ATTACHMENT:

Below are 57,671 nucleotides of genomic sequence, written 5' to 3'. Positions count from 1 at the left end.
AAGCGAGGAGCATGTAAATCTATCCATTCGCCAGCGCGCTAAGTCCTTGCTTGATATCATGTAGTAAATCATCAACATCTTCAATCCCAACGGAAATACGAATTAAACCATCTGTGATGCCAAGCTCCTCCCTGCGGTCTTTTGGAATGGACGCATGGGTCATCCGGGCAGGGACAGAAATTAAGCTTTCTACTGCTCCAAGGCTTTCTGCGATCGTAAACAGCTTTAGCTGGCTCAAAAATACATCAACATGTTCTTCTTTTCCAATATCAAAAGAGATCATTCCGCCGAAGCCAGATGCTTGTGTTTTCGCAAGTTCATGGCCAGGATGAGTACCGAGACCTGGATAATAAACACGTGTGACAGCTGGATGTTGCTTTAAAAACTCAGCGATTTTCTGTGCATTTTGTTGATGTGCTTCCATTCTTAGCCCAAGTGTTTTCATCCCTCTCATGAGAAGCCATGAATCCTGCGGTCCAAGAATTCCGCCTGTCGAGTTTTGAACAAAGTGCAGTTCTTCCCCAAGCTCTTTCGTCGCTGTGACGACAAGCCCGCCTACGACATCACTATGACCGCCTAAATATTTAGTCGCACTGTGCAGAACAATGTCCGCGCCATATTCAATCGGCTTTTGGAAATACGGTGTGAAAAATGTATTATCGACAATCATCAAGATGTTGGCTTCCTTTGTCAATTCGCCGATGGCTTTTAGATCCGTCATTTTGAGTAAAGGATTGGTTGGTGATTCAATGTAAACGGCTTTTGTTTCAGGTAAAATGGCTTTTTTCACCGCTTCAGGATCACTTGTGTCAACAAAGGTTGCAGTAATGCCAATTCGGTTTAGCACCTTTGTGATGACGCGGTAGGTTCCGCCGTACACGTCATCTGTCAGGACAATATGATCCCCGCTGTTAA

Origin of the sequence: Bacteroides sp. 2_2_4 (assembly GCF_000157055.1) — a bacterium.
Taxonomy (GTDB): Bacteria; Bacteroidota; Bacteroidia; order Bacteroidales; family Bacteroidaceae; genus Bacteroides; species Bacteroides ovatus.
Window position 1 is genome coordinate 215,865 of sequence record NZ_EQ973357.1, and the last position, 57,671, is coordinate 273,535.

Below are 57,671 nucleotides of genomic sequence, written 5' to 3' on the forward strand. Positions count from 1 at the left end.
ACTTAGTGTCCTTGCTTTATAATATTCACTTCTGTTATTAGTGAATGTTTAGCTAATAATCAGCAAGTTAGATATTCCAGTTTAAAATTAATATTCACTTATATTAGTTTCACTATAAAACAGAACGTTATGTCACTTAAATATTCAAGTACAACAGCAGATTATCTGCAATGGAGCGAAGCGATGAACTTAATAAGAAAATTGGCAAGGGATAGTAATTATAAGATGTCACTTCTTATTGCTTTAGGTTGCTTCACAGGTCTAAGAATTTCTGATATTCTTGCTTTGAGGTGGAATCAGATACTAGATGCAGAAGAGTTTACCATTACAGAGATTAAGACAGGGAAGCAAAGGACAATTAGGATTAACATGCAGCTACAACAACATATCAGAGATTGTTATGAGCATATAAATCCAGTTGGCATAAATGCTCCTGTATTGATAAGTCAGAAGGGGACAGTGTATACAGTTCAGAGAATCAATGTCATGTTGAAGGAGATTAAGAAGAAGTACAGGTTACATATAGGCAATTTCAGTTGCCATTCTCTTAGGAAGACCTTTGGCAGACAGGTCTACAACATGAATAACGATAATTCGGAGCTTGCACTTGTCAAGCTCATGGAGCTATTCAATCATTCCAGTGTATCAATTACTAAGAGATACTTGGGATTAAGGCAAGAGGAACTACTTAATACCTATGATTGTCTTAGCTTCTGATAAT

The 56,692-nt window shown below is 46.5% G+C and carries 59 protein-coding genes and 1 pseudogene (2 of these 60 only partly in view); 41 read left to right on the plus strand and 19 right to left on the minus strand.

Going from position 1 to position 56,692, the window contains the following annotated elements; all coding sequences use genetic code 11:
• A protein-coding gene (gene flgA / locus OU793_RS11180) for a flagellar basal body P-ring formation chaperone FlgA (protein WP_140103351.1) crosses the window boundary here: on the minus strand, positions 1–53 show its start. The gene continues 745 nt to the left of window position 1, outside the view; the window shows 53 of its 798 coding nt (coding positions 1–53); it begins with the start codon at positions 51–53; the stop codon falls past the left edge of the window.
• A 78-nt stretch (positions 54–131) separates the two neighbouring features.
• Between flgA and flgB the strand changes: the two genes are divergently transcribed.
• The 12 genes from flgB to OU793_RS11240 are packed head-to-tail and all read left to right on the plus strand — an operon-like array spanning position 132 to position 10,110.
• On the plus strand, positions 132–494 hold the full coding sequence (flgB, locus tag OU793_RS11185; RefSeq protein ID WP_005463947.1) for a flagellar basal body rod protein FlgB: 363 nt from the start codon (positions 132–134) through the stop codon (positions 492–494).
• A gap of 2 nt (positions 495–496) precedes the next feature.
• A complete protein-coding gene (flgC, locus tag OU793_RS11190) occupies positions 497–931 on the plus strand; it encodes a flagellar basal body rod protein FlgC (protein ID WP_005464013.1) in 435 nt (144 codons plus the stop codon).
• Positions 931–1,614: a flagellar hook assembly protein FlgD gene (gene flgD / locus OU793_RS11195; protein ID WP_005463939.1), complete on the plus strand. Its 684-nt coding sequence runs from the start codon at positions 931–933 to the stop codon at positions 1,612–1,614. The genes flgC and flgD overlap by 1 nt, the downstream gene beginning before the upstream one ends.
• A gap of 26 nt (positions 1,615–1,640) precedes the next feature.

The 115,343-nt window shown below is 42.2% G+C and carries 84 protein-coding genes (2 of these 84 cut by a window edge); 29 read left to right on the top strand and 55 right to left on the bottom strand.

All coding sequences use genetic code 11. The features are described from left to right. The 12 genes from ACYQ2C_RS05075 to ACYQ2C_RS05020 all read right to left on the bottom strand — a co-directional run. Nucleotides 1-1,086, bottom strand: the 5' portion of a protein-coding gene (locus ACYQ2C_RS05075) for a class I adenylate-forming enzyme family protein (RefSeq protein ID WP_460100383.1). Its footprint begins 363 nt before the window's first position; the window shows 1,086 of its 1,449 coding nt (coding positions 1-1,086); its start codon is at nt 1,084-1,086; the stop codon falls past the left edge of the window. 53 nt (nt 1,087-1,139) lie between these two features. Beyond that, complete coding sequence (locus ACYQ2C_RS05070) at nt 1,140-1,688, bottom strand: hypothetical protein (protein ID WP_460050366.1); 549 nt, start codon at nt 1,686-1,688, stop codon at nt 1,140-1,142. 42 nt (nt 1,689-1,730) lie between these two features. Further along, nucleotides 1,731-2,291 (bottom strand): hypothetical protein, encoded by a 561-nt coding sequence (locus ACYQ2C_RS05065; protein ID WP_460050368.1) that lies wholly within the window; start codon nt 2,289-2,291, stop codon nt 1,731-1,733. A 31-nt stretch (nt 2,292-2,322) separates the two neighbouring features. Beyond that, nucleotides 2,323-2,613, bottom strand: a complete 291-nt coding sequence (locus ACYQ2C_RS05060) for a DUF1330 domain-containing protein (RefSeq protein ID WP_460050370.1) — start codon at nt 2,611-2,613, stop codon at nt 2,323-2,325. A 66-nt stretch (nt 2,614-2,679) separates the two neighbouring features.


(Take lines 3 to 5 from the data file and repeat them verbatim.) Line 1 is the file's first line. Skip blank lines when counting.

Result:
Origin of the sequence: Bacteroides sp. 2_2_4 (assembly GCF_000157055.1) — a bacterium.
Taxonomy (GTDB): Bacteria; Bacteroidota; Bacteroidia; order Bacteroidales; family Bacteroidaceae; genus Bacteroides; species Bacteroides ovatus.
Window position 1 is genome coordinate 215,865 of sequence record NZ_EQ973357.1, and the last position, 57,671, is coordinate 273,535.